effect connection: a drift of part of the population into the hills occurred in
response to the economic collapse of the city-states, as people sought new
socio-economic structures in which to survive [e.g. Coote &
Whitelam:117-138]. Neither of these explanations requires any link between the
new settlements and the arrival of the Israelites, though proponents of both
have suggested that the settlements mark the emergence of Israel as an
indigenous development within Canaan. Such a view of Israel's origins naturally
ignores the main thrust of the biblical traditions, which state that Israel was
Another view is
that the hill-country settlements are the work of semi-nomadic groups settling
down [e.g. Finkelstein 1985:81-82;1988]. However, as we noted above, the
continuity which the settlements display with the preceding LBA culture rules
out the possibility that these groups were newly-arrived in the land at the
time of their sedentarization. V. Fritz concludes: "...This continuity is best explained by
intensive, prolonged contact with Canaanite culture. This contact must have
already occurred in the Late Bronze Age before the beginnings of sedentary
life" [1987:97]. As a consequence of this conclusion Fritz has argued that
the settlements mark the sedentarization of semi-nomads who had entered the
land long before 1200 BC: "Their 'migration' into the land must therefore
have occurred in the 14th century or already in the 15th" [1981:71].
In short, the new
settlements which appear in the highlands of Canaan at the beginning of the
Iron Age cannot be linked with the Israelites unless it is assumed that
Israelite beginnings in Canaan go back a long way before 1200 BC. In other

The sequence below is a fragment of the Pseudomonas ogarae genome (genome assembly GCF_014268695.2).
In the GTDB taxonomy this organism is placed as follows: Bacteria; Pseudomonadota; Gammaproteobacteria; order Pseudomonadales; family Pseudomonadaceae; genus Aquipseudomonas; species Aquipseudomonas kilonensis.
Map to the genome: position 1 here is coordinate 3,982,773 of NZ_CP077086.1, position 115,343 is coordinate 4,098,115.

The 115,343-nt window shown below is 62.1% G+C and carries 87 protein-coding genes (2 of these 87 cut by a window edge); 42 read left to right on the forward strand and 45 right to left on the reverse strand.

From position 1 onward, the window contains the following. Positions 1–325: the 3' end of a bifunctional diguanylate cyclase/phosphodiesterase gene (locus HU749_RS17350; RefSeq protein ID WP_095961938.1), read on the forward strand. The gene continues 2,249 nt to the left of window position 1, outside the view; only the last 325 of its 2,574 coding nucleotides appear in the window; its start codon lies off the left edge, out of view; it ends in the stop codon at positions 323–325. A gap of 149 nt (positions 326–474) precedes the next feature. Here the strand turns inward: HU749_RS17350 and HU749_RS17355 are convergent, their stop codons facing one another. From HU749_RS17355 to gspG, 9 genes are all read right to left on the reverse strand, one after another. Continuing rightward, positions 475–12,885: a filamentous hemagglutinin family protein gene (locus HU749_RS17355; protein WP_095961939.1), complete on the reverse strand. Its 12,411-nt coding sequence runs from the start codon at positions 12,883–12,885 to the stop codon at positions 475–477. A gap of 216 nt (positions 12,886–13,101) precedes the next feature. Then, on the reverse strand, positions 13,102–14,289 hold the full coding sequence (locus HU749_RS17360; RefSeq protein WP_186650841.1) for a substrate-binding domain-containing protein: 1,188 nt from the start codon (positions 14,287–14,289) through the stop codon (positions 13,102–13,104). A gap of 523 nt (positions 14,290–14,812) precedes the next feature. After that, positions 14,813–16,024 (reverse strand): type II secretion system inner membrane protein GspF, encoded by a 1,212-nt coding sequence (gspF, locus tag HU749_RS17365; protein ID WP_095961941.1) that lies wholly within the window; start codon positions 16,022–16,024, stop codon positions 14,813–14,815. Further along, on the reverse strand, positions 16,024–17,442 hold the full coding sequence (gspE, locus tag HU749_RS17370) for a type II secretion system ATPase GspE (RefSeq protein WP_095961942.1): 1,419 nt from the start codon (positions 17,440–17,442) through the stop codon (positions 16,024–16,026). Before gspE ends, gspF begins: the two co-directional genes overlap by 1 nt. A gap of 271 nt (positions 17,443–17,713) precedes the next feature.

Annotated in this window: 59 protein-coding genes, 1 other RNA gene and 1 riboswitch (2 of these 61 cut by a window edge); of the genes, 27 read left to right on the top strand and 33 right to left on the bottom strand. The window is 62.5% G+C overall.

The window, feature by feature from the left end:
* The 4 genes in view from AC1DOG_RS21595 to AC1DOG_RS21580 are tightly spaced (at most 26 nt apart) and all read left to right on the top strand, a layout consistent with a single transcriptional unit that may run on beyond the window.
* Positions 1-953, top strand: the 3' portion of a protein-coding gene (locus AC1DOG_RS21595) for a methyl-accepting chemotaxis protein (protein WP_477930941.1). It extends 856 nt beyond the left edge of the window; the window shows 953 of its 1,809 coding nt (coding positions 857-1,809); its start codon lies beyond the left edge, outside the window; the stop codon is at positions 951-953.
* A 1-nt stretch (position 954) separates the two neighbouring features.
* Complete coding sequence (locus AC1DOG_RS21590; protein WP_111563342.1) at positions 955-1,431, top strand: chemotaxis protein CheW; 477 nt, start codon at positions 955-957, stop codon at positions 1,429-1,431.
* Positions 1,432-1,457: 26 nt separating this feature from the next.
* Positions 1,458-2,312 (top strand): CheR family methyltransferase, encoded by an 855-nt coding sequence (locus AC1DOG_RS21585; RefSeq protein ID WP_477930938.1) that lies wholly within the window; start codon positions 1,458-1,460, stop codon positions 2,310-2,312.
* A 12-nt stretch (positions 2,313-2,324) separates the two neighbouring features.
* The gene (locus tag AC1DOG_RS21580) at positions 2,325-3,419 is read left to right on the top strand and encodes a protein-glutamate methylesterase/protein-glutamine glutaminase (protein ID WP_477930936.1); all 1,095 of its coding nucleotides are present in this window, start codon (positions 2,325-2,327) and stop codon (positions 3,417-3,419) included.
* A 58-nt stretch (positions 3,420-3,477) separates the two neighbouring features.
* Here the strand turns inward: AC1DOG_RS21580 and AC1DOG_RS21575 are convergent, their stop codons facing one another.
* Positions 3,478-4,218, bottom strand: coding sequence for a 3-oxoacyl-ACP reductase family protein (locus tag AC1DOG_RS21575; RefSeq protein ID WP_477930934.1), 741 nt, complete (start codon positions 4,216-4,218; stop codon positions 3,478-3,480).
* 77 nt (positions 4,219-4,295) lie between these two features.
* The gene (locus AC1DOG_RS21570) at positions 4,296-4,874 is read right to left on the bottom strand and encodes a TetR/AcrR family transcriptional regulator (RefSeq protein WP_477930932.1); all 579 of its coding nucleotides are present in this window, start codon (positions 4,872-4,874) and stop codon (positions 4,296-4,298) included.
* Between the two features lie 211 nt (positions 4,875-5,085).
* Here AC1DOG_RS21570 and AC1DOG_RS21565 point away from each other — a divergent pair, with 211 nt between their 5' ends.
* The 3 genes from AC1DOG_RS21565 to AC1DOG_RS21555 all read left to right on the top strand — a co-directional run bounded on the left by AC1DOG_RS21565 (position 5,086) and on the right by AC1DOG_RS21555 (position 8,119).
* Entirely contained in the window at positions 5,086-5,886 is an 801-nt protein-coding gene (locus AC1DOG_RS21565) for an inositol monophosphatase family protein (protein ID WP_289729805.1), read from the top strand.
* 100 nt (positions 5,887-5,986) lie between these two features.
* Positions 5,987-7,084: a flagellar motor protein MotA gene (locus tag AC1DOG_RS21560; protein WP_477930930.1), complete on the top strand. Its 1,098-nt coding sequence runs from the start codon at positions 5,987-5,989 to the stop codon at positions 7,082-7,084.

words, they do not provide evidence for an Israelite entry into Canaan in the late
13th century BC. On the other hand, it is noteworthy that Fritz's theory is
compatible with an Israelite entry in the late 15th century BC, in line with
the biblical chronology outlined earlier.
reference to Israel
Merenptah, successor to Ramesses II, left a victory-hymn celebrating a defeat
of the Libyans in his fifth year (1208 BC). In the final strophe of the hymn,
Merenptah mentions various entities in Palestine which he also claims to have
subdued. Among these is Israel, written with the determinative for a people;
Merenptah's other erstwhile foes are characterised by the determinative for a
city or land. Some scholars have viewed the distinctive determinative as
evidence that Israel had not yet become a well-settled group at the time of
Merenptah, and therefore as evidence that the Israelites had only just entered
Canaan in the late 13th century BC [e.g. Garner: 32-33].
The argument is
weak for two reasons. Firstly it overlooks the fact that in the biblical period
the name "Israel" was first and foremost the name of a people and not
of a state or territory. Hence an Egyptian scribe would have used the
"people" determinative even for a sedentary Israel. Secondly, it is